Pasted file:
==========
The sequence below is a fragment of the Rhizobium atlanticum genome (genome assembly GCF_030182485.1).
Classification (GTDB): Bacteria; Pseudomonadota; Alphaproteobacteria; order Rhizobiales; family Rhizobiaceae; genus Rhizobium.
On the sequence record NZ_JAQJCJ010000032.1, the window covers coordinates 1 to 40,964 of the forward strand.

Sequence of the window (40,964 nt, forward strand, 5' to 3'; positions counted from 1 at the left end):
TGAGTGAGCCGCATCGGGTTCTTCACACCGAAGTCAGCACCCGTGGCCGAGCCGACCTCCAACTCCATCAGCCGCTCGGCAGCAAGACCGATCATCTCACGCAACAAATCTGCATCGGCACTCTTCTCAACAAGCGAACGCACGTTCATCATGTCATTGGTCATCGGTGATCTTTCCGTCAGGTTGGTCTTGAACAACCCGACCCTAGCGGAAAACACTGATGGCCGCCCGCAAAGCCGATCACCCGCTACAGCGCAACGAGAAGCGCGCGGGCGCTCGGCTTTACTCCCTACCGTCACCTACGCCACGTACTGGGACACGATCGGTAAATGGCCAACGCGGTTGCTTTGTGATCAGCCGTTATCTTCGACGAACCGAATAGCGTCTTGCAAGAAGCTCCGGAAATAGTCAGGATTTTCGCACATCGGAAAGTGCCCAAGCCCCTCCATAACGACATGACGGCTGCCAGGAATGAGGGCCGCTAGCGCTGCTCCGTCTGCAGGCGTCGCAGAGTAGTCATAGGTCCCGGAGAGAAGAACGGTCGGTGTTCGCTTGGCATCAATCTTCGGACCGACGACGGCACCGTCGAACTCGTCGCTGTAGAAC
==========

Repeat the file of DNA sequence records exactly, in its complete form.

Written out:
The sequence below is a fragment of the Rhizobium atlanticum genome (genome assembly GCF_030182485.1).
Classification (GTDB): Bacteria; Pseudomonadota; Alphaproteobacteria; order Rhizobiales; family Rhizobiaceae; genus Rhizobium.
On the sequence record NZ_JAQJCJ010000032.1, the window covers coordinates 1 to 40,964 of the forward strand.

Sequence of the window (40,964 nt, forward strand, 5' to 3'; positions counted from 1 at the left end):
TGAGTGAGCCGCATCGGGTTCTTCACACCGAAGTCAGCACCCGTGGCCGAGCCGACCTCCAACTCCATCAGCCGCTCGGCAGCAAGACCGATCATCTCACGCAACAAATCTGCATCGGCACTCTTCTCAACAAGCGAACGCACGTTCATCATGTCATTGGTCATCGGTGATCTTTCCGTCAGGTTGGTCTTGAACAACCCGACCCTAGCGGAAAACACTGATGGCCGCCCGCAAAGCCGATCACCCGCTACAGCGCAACGAGAAGCGCGCGGGCGCTCGGCTTTACTCCCTACCGTCACCTACGCCACGTACTGGGACACGATCGGTAAATGGCCAACGCGGTTGCTTTGTGATCAGCCGTTATCTTCGACGAACCGAATAGCGTCTTGCAAGAAGCTCCGGAAATAGTCAGGATTTTCGCACATCGGAAAGTGCCCAAGCCCCTCCATAACGACATGACGGCTGCCAGGAATGAGGGCCGCTAGCGCTGCTCCGTCTGCAGGCGTCGCAGAGTAGTCATAGGTCCCGGAGAGAAGAACGGTCGGTGTTCGCTTGGCATCAATCTTCGGACCGACGACGGCACCGTCGAACTCGTCGCTGTAGAAC